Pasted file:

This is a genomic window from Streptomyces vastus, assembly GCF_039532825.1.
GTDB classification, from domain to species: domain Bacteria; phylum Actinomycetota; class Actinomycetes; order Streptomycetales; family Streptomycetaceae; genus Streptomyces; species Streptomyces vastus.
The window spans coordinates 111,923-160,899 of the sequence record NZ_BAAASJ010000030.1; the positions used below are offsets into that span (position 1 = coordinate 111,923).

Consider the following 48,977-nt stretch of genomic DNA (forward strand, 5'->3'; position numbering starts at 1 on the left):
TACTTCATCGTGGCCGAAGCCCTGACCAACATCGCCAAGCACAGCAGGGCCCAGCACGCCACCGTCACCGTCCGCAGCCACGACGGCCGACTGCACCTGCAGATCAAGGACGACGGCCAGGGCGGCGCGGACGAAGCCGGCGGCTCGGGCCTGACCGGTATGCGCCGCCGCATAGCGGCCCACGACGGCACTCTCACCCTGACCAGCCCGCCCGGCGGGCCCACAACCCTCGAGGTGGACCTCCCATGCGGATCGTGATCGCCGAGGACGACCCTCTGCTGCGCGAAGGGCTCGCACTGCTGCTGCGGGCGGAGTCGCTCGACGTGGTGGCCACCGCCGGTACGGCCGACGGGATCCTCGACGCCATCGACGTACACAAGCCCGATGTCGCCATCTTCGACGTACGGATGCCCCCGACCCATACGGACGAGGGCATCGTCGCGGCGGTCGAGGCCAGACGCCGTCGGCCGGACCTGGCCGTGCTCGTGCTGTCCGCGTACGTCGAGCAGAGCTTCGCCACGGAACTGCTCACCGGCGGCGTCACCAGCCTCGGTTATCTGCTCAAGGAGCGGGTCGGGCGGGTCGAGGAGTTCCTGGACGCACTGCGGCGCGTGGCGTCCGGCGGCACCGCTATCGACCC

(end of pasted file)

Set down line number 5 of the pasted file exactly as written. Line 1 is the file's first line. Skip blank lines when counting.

TACTTCATCGTGGCCGAAGCCCTGACCAACATCGCCAAGCACAGCAGGGCCCAGCACGCCACCGTCACCGTCCGCAGCCACGACGGCCGACTGCACCTGCAGATCAAGGACGACGGCCAGGGCGGCGCGGACGAAGCCGGCGGCTCGGGCCTGACCGGTATGCGCCGCCGCATAGCGGCCCACGACGGCACTCTCACCCTGACCAGCCCGCCCGGCGGGCCCACAACCCTCGAGGTGGACCTCCCATGCGGATCGTGATCGCCGAGGACGACCCTCTGCTGCGCGAAGGGCTCGCACTGCTGCTGCGGGCGGAGTCGCTCGACGTGGTGGCCACCGCCGGTACGGCCGACGGGATCCTCGACGCCATCGACGTACACAAGCCCGATGTCGCCATCTTCGACGTACGGATGCCCCCGACCCATACGGACGAGGGCATCGTCGCGGCGGTCGAGGCCAGACGCCGTCGGCCGGACCTGGCCGTGCTCGTGCTGTCCGCGTACGTCGAGCAGAGCTTCGCCACGGAACTGCTCACCGGCGGCGTCACCAGCCTCGGTTATCTGCTCAAGGAGCGGGTCGGGCGGGTCGAGGAGTTCCTGGACGCACTGCGGCGCGTGGCGTCCGGCGGCACCGCTATCGACCC